Re: Family

I sit perplexed, thinking I have taken up residence in a snow globe. Flakes of white float about me while I remain, a tiny plastic figure, securely fastened. Presently, I feel like life is swirling around me. There are few familiar things to remind me of time or space. My extended family is scattered and I am tethered to a temporary existence that seems destined to be permanent.

Elders in my family are approaching death. At a time when a shared experience is almost mandatory these two souls are turning their backs on reality. We have an apartment nearby the care giving scene. Younger members of the fam have come to visit and offer their unique words of kindness, understanding and support. Friends too, have offered grace, humour and encouragement. These are the times we all look for signs of familiarity.

Family is defined differently from person to person. The word conjures up feelings of warmth and harmony for some, discord and coldness for others. Family was so rigidly defined by my first set of parental in-laws that, when their daughter died, I was written out of the will. Some families have members referred to as black sheep. My mother once wrote off several in her clan, vowing never to have them darken her door again. My father, in contrast, welcomed all as if they were blood relations. My sister and I were bonded only through our DNA. Our characters were as different as night and day, therefore I find the term family is best defined by closeness to another rather than genetic similarities. Blood is thicker than water but so what?

I have felt a soul connection with many, yet my reserved nature holds me back from collecting friends as family. I bristle when a boss in a work environment encourages us all to be like a family. Surprisingly, I can tear up when witnessing signs of a universal family yet it has to be at a certain remove. For example I love marching with crowds committed to a cause yet intimate Christmas gatherings of ‘the whole fam damnly’ put me on edge. On those occasions I keep looking for a singleton to share some meaningful thoughts of quiet reflection. In certain contexts the family collective can generate within me a sense of claustrophobia.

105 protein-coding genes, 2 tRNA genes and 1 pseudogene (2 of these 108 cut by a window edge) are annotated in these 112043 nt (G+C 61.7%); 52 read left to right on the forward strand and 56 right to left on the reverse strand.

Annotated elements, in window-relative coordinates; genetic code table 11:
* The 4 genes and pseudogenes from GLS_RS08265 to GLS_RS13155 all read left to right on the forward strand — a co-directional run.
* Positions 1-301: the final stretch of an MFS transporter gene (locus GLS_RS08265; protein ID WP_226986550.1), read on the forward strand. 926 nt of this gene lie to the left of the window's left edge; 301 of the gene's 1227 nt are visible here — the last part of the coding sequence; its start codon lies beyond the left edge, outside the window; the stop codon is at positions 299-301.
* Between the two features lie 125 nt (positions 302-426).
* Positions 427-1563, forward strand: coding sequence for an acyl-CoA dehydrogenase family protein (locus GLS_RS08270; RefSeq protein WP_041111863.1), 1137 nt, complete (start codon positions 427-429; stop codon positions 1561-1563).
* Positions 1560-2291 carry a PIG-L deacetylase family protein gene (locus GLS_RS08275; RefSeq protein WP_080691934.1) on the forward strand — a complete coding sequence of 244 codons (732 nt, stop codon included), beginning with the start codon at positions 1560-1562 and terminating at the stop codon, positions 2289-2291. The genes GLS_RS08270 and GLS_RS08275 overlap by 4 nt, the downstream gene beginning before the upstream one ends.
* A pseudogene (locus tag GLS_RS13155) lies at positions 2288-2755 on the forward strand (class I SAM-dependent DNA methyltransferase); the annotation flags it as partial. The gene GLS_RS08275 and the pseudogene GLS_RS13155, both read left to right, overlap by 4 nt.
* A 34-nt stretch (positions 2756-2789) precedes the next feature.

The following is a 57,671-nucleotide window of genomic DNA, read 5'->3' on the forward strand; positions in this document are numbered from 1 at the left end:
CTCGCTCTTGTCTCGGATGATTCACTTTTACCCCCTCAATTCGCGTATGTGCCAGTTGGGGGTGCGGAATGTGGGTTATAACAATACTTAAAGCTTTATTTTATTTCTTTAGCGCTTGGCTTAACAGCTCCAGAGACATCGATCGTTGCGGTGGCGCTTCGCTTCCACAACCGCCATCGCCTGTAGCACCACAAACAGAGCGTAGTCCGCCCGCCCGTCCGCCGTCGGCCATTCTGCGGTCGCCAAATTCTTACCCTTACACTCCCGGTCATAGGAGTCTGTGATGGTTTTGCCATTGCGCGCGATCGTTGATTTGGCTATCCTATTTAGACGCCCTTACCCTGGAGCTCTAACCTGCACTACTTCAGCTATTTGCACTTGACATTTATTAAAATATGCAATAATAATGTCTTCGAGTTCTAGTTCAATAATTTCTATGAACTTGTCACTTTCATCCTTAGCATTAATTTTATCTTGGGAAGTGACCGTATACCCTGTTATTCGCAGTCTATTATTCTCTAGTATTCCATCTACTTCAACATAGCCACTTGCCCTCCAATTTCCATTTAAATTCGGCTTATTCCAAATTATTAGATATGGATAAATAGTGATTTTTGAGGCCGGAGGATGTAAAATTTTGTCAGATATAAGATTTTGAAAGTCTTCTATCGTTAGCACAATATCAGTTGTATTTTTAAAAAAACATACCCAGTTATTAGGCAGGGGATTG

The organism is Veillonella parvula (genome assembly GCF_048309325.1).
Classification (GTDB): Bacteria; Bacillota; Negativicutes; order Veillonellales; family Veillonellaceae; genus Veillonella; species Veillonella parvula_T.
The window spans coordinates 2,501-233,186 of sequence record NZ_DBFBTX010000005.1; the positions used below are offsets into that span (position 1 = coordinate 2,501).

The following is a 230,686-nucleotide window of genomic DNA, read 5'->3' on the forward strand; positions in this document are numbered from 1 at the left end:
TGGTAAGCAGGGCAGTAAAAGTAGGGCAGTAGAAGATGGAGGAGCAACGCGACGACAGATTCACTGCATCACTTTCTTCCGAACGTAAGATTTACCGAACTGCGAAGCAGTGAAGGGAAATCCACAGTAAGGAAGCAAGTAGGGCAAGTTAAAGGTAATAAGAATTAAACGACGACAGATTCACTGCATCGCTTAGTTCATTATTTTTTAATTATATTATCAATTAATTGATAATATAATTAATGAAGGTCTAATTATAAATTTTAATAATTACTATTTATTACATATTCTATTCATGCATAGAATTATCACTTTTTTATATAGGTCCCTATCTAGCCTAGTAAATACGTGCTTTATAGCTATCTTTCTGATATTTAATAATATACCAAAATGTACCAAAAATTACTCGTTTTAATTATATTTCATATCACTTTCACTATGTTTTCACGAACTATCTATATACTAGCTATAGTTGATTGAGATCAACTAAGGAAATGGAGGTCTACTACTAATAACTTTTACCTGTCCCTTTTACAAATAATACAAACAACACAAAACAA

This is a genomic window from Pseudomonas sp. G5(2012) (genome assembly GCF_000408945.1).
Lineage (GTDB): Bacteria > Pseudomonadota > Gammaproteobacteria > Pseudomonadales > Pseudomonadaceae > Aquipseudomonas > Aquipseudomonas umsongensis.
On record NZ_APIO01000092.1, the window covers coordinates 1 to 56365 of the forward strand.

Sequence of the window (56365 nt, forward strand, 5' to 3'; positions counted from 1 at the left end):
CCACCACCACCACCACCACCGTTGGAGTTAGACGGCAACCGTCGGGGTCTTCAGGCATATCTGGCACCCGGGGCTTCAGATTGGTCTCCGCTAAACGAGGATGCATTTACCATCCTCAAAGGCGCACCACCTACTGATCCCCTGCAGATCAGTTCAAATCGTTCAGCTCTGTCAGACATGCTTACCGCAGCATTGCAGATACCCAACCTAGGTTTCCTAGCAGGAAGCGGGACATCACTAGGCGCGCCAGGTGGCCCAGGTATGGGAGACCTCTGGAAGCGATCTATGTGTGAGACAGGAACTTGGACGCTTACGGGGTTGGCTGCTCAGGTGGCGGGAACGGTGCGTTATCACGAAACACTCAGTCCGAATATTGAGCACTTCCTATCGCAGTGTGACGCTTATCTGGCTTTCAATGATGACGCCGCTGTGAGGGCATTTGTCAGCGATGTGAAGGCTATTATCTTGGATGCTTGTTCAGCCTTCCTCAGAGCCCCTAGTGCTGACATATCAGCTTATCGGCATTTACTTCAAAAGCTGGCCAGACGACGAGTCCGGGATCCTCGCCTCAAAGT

During a recent conversation with my stepson, I remarked how I envied his ability to maintain friendships. Unlike me, he seems able to spread his familial energy to help others feel included. In his company you feel his empathy and willingness to be a part of your life. I am unable to spread myself that thinly. My emotional capacity appears limited to one key person. My head puts Love and Family in the same mental box so I have trouble sorting out the contents. I feel stressed dividing my attention between multiple individuals while reciprocity is paramount in my relationship guidebook. In truth I am a son, father, uncle, nephew, husband and reluctant friend.

My wife understands all this about me and I am blessed. 

Re: Cream

I scream, you scream, we all scream for ice cream. I have received news that my almost three year old grandson was super excited to get his first cone from a neighbourhood truck. And here I thought those musical chiming vehicles were a thing of the past. On the other end of the age spectrum my mother-in-law still loves a well scooped ice cream in a waffle cone and she currently can’t get enough of cream-style corn either, something I’ve loved for years.

During my first year of teaching in Timmins, Ontario, I lived next to the Eplett’s Dairy plant. Just half a block away, if the wind was right, we could smell a sweetness in the air when they poured the ice cream into large four litre plastic tubs. We bought all our warehouse priced creamery stuff from there. When my kids were little they used the empty tubs for all sorts of woodsy adventures, carrying supplies, picking blueberries or capturing insects. I still have items in my closet that are wrapped in old fashioned branded plastic milk bags.

Ahh, slipping the bonds of time! My first job summer job was delivering creamery products in glass bottles from a truck, directly to people’s doorstep. My boss drove while I ran back and forth across the suburban streets. I was only nine yet my folks were fine with the arrangement as they were friends with the milkman. I was up by five and we finished our route by 9ish. I could drink all the chocolate milk I could gulp between delivery stops. At the end of each week I was paid cash. If I didn’t break any bottles, I was allowed to take home a carton of strawberry ice cream. When I was 12 I developed a passion for creamsicles. I let my first girlfriend take a bite of mine. As our relationship grew later that summer she invited me to her grandparent’s farm for peaches and cream corn, boiled in a huge pot. We could eat as many as we wanted rolled in large blocks of butter. It was likely no coincidence that I creamed my jeans for the first time that day.

My grandmother enjoyed being told that she looked like Queen Elizabeth II. She said she owed her creamy complexion to the British dampness, even as she complained of another rainy day. She always thought cream was best with her tea and loved clotted cream on her pastries. She once effusively congratulated me for graduating university by telling me I was the cream that had risen to the top of the Thompson clan. I thought of her just the other day as I put my coffee cream in the back of the fridge as per her long forgotten instruction. Her personality was prickly but she had a sentimental heart, much like Jean Brodie, the title character in a book by Muriel Spark, who said of her students; “All my pupils are the creme de la creme.”

https://www.youtube.com/watch?v=CXA0N55c3iw